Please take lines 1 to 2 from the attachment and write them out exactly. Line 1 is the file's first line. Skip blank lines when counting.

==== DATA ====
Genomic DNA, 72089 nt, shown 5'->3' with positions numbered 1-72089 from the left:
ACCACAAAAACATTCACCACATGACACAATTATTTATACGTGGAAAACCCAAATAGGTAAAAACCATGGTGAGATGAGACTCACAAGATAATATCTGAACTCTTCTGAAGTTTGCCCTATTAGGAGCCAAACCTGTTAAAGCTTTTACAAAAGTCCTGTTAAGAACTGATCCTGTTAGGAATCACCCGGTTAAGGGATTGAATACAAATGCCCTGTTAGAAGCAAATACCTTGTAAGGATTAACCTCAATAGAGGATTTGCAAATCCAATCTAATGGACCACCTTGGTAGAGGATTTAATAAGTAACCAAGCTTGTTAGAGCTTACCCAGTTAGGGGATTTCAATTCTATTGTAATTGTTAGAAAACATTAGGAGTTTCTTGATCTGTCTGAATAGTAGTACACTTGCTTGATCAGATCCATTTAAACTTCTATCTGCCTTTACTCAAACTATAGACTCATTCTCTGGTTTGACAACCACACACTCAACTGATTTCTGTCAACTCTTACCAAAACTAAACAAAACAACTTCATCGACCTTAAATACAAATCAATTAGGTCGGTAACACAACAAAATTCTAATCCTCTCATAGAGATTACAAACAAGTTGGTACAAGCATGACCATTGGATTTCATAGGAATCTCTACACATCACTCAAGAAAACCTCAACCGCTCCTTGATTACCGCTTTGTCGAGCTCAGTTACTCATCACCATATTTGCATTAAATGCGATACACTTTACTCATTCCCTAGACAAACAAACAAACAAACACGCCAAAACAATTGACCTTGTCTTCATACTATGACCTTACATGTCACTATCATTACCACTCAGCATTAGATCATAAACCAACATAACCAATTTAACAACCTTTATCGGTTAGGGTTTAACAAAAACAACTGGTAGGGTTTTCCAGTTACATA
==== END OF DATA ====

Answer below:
Genomic DNA, 72089 nt, shown 5'->3' with positions numbered 1-72089 from the left:
ACCACAAAAACATTCACCACATGACACAATTATTTATACGTGGAAAACCCAAATAGGTAAAAACCATGGTGAGATGAGACTCACAAGATAATATCTGAACTCTTCTGAAGTTTGCCCTATTAGGAGCCAAACCTGTTAAAGCTTTTACAAAAGTCCTGTTAAGAACTGATCCTGTTAGGAATCACCCGGTTAAGGGATTGAATACAAATGCCCTGTTAGAAGCAAATACCTTGTAAGGATTAACCTCAATAGAGGATTTGCAAATCCAATCTAATGGACCACCTTGGTAGAGGATTTAATAAGTAACCAAGCTTGTTAGAGCTTACCCAGTTAGGGGATTTCAATTCTATTGTAATTGTTAGAAAACATTAGGAGTTTCTTGATCTGTCTGAATAGTAGTACACTTGCTTGATCAGATCCATTTAAACTTCTATCTGCCTTTACTCAAACTATAGACTCATTCTCTGGTTTGACAACCACACACTCAACTGATTTCTGTCAACTCTTACCAAAACTAAACAAAACAACTTCATCGACCTTAAATACAAATCAATTAGGTCGGTAACACAACAAAATTCTAATCCTCTCATAGAGATTACAAACAAGTTGGTACAAGCATGACCATTGGATTTCATAGGAATCTCTACACATCACTCAAGAAAACCTCAACCGCTCCTTGATTACCGCTTTGTCGAGCTCAGTTACTCATCACCATATTTGCATTAAATGCGATACACTTTACTCATTCCCTAGACAAACAAACAAACAAACACGCCAAAACAATTGACCTTGTCTTCATACTATGACCTTACATGTCACTATCATTACCACTCAGCATTAGATCATAAACCAACATAACCAATTTAACAACCTTTATCGGTTAGGGTTTAACAAAAACAACTGGTAGGGTTTTCCAGTTACATA